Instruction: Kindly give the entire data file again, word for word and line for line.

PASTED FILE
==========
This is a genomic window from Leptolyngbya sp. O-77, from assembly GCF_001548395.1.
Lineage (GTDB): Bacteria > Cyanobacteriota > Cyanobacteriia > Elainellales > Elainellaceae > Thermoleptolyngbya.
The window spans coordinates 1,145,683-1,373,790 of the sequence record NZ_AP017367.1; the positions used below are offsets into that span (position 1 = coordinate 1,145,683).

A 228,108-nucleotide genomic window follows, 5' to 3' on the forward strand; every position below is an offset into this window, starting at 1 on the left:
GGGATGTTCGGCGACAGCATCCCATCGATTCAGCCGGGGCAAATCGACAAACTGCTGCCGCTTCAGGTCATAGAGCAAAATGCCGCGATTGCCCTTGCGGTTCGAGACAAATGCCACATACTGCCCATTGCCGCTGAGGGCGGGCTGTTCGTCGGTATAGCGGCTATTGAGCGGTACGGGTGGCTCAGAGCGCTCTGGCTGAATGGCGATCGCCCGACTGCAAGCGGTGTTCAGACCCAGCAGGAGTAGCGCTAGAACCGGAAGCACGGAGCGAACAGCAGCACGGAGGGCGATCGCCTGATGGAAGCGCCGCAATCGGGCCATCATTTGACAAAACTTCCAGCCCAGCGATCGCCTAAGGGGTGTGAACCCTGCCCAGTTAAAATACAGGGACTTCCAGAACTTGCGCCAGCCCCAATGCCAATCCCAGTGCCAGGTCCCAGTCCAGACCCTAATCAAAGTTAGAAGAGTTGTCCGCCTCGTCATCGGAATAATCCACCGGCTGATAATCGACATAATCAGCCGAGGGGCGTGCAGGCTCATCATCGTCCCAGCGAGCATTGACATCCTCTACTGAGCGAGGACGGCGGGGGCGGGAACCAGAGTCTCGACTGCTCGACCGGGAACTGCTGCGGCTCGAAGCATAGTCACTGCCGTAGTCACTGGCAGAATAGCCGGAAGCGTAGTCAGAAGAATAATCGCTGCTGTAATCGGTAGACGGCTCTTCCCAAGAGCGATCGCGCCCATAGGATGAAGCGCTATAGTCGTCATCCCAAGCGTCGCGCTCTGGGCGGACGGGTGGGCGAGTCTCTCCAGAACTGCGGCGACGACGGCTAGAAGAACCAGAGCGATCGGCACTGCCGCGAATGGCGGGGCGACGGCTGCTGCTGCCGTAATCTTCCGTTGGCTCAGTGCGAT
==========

This is a genomic window from Leptolyngbya sp. O-77, from assembly GCF_001548395.1.
Lineage (GTDB): Bacteria > Cyanobacteriota > Cyanobacteriia > Elainellales > Elainellaceae > Thermoleptolyngbya.
The window spans coordinates 1,145,683-1,373,790 of the sequence record NZ_AP017367.1; the positions used below are offsets into that span (position 1 = coordinate 1,145,683).

A 228,108-nucleotide genomic window follows, 5' to 3' on the forward strand; every position below is an offset into this window, starting at 1 on the left:
GGGATGTTCGGCGACAGCATCCCATCGATTCAGCCGGGGCAAATCGACAAACTGCTGCCGCTTCAGGTCATAGAGCAAAATGCCGCGATTGCCCTTGCGGTTCGAGACAAATGCCACATACTGCCCATTGCCGCTGAGGGCGGGCTGTTCGTCGGTATAGCGGCTATTGAGCGGTACGGGTGGCTCAGAGCGCTCTGGCTGAATGGCGATCGCCCGACTGCAAGCGGTGTTCAGACCCAGCAGGAGTAGCGCTAGAACCGGAAGCACGGAGCGAACAGCAGCACGGAGGGCGATCGCCTGATGGAAGCGCCGCAATCGGGCCATCATTTGACAAAACTTCCAGCCCAGCGATCGCCTAAGGGGTGTGAACCCTGCCCAGTTAAAATACAGGGACTTCCAGAACTTGCGCCAGCCCCAATGCCAATCCCAGTGCCAGGTCCCAGTCCAGACCCTAATCAAAGTTAGAAGAGTTGTCCGCCTCGTCATCGGAATAATCCACCGGCTGATAATCGACATAATCAGCCGAGGGGCGTGCAGGCTCATCATCGTCCCAGCGAGCATTGACATCCTCTACTGAGCGAGGACGGCGGGGGCGGGAACCAGAGTCTCGACTGCTCGACCGGGAACTGCTGCGGCTCGAAGCATAGTCACTGCCGTAGTCACTGGCAGAATAGCCGGAAGCGTAGTCAGAAGAATAATCGCTGCTGTAATCGGTAGACGGCTCTTCCCAAGAGCGATCGCGCCCATAGGATGAAGCGCTATAGTCGTCATCCCAAGCGTCGCGCTCTGGGCGGACGGGTGGGCGAGTCTCTCCAGAACTGCGGCGACGACGGCTAGAAGAACCAGAGCGATCGGCACTGCCGCGAATGGCGGGGCGACGGCTGCTGCTGCCGTAATCTTCCGTTGGCTCAGTGCGAT